Lexington Run (formerly Jennifer Way Playground) and Shannon Run ( both the park and development are named after the adjacent creek) informally existed as tot lots in the 1980s and were renamed in 2003.
Beginning in the early 1960s, suburbanization created numerous neighborhoods usually located on or near major transportation routes. The 1964 creation of the Sykesville Bypass, and Obrecht Road's proximity to 97 allowed for easy commuting to Baltimore, Washington, Columbia and other major job sites. Between 1951 and 1981 Maryland's population grew more than eightfold, and by 1970, for the first time, there were more people living in suburban areas than in the cities.
Sykesville Linear Trail
In the 1980s, the Linear Trail originated as an idea to connect the parkland between Hawk Ridge Farms and Shannon Run subdivisions. The goal, undertaken in phases, was to create a trail stretching from Obrecht Road down to the Patapsco River, in what was envisioned in the 1990s as "Riverview." The trail met this goal in the early 2000s, and planning postulated the idea of extending this path to Freedom Park, an idea that is now reflected, in a way, as part of the plans ongoing Bicycle and Pedestrian development plan (2021).
Photo: Bloomfield Manor's spring house (Seen here from the back) is located along the Linear Trail.
Located on the site of Bloomfield Manor, a farm which formerly encompassed over 100 acres, this park sits near the still-extant historical home At Obrect Rd. and Third Avenue which has been known as Bloomfield since at least 1870.
At the end of the 19th century, Bloomfield changed hands several times when a neighbor, Frank B. Beasman (owner of the adjacent Fairhaven Farms) expanded his dairy to include the Bloomfield property. In 1967, former Sykesville Mayor, R. Earl Carter, recognizing the historical significance of Bloomfield, purchased the home. Some time after, the property fell into disrepair, and was purchased by the Town of Sykesville. By 1990 the Town planned to sell the site, containing about two of its once over one hundred and forty acres when former Sykesville Mayor Jonathan Herman renovated the property to facilitate its preservation as a historical structure and assist the town in its sale.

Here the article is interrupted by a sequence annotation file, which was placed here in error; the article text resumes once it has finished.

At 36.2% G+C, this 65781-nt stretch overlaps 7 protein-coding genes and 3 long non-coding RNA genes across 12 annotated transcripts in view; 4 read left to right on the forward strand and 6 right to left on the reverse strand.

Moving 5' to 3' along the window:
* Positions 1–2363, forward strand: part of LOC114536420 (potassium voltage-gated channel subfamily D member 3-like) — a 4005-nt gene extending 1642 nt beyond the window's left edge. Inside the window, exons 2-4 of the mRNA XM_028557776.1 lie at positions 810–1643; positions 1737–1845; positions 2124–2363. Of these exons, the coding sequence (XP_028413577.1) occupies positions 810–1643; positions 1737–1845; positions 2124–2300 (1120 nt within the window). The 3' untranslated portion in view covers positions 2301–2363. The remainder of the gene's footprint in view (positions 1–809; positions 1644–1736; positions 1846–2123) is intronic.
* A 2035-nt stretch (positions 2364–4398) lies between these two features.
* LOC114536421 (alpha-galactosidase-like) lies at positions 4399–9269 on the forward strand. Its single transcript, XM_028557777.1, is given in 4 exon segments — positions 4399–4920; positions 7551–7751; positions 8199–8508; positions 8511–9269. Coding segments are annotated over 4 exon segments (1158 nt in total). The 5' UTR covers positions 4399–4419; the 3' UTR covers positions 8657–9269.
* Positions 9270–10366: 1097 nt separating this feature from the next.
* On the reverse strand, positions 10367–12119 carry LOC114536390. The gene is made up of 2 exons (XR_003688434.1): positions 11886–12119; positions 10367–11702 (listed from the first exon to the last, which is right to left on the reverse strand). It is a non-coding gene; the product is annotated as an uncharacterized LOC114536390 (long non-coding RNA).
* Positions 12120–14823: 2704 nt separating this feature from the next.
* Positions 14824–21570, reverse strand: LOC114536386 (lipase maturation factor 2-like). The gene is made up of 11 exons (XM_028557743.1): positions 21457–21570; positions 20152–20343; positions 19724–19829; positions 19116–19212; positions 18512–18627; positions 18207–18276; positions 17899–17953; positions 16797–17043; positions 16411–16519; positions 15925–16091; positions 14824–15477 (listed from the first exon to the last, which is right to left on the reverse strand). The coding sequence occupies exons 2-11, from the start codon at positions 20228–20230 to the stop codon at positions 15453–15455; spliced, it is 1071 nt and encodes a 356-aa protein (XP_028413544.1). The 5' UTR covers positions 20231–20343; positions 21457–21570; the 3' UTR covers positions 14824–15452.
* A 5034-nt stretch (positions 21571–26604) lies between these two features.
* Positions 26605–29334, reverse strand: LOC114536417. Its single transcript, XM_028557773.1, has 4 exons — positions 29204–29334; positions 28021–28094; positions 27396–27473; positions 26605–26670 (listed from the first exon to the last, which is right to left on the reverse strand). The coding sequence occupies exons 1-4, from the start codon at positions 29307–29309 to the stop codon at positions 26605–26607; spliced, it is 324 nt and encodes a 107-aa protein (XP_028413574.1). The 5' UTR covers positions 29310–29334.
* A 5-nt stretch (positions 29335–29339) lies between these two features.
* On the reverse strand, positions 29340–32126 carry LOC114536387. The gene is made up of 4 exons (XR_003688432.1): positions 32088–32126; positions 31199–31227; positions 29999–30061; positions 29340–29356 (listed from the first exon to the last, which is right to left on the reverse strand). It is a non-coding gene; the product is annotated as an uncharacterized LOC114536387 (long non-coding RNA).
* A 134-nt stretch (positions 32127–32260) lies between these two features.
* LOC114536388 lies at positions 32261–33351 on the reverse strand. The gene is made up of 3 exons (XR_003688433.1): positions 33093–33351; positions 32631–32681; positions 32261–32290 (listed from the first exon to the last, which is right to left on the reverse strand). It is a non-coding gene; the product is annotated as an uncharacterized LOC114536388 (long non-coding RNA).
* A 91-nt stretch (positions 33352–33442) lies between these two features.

Until 2003, this park was known as "Wimmer/Talon Open Space," and was broadly tied to the ongoing effort to expand the Sykesville Linear Trail. The spring house building (renovated 1998) along the Linear Trail once serviced Bloomfield Manor.
Old Main Line Park
Located in downtown Sykesville, Old Main Line park commemorates the Baltimore and Ohio railroad line which runs within site of the park. The B&O railroad incorporated in 1828 and reached Sykesville by 1831. George Patterson, resident of Sykesville was a founding board member of the B&O railroad.
The Centennial Fountain located in this park was first turned on May 1, 2004. The nearby Old Main Line Visitor Center and Post Office is a reconstruction of the railroad switching tower originally located near Penn Station in Baltimore which opened in this location in 2003.
Photo: Jim Purman (Gate House Curator) at the fountain dedication.
Inset photo: Old Main Line building grand opening
South Branch Park
Located on the Howard County side of the Patapsco River, South Branch Park stands as the entryway to downtown Sykesville. In the 1830s, James Sykes (namesake of the Town of Sykesville) purchased and developed much of the land and structures just South of the Patapsco River from his business partner, George Patterson. Baltimore and Ohio (B&O) railway service to Sykesville began in 1831, and the town quickly became associated with Syke's hotel, mill, and other businesses located near the tracks.